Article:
Friday, May 7, 2010

Free time, what free time?

As any other Stay at Home Parent knows, there is no "free" time when you live and sleep at work. There is always something that needs to be done. Whether that be in the yard or in the house the to do list is never ending. I guess that is one of the challenging things about being a SAHD (Stay at Home Dad)... you never get to point where you can cruise for a bit.

Well you can cruise, but it is because you ignore what needs to be done. When I worked "outside the home" I would periodically get to a point where all my to-do's for the day/week were done and I could enjoy some guilt free time doing whatever. Of course that was when we made enough money to have someone clean the house and take care of the yard so the stuff around the house was done.

I still like this better but every once in a while I miss a piece of our past. But I do so knowing that our memory has a way of "scrubbing" the past and making it look all nice and shiny:)

Time is free, but it's priceless. You can't own it, but you can use it. You can't keep it, but you can spend it. Once you've lost it you can never get it back.
Harvey MacKay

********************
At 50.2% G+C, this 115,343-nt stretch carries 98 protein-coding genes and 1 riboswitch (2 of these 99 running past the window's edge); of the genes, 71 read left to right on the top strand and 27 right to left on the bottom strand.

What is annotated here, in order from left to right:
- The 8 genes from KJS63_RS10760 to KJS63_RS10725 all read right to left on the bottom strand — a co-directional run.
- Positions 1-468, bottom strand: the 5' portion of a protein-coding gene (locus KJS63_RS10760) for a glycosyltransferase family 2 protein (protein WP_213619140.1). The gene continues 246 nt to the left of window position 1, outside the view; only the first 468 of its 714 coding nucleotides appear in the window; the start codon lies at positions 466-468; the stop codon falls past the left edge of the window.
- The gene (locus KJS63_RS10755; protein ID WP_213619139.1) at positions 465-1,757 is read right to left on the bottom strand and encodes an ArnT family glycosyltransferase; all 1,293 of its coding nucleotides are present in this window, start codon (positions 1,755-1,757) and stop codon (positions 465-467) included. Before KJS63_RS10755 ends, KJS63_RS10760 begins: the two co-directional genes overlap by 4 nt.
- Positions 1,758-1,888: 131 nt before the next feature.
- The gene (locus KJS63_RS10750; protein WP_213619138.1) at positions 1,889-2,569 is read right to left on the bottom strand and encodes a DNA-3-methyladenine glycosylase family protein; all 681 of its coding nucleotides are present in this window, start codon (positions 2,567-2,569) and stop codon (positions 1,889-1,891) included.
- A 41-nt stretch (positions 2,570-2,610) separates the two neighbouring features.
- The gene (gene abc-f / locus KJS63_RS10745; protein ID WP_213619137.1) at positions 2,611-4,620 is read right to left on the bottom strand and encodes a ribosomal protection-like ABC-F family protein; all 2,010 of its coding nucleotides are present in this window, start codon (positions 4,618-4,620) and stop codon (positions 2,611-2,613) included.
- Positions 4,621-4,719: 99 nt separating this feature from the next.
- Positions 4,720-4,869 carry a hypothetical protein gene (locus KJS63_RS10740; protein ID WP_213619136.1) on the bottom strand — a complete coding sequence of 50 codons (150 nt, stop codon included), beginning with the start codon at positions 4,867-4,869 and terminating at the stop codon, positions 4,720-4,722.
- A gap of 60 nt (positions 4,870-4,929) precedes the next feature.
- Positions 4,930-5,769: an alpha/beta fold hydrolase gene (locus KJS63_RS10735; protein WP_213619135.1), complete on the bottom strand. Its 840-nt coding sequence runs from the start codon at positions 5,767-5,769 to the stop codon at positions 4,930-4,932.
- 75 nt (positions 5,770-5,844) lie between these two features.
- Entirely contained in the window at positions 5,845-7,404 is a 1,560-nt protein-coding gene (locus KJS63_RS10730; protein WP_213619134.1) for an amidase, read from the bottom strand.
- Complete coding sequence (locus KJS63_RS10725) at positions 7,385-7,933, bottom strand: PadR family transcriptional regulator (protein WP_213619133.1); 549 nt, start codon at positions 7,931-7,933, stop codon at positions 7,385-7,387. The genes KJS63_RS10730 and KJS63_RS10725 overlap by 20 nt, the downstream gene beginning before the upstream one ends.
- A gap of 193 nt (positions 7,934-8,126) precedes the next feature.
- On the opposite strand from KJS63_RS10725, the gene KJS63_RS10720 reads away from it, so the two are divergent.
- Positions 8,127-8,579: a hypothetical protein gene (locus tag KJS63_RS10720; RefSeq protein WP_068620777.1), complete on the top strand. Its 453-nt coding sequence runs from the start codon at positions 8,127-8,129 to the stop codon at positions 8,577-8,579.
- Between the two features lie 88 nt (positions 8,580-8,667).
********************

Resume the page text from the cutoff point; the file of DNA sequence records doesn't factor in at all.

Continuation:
The only reason for time is so that everything doesn't happen at once.
Albert Einstein


1 comment:

Anonymous said...

Over the past three and a half years as a SAHD, I've found my free time increased for two primary reasons. One, the kids got older and could do relatively more for themselves (they are now 7 and 4). The second and more subtle reason for having more free time is making intentional choices to simplify our lives. We've simplified our commitments, our schedules and our possessions (still working on this last one, though). It has and always will be a process, but it has gotten easier. Also, a mental shift which had great effects for me was to practice viewing everything as optional. Who cares if the yard is mowed every 10-14 days instead of once a week? If the neighbors don't like it, they're more than welcome to mow it for me. Everyone has different commitments and schedules, but rarely, is everything as important as we make it out to be. Our minds have a way of making us think that, though.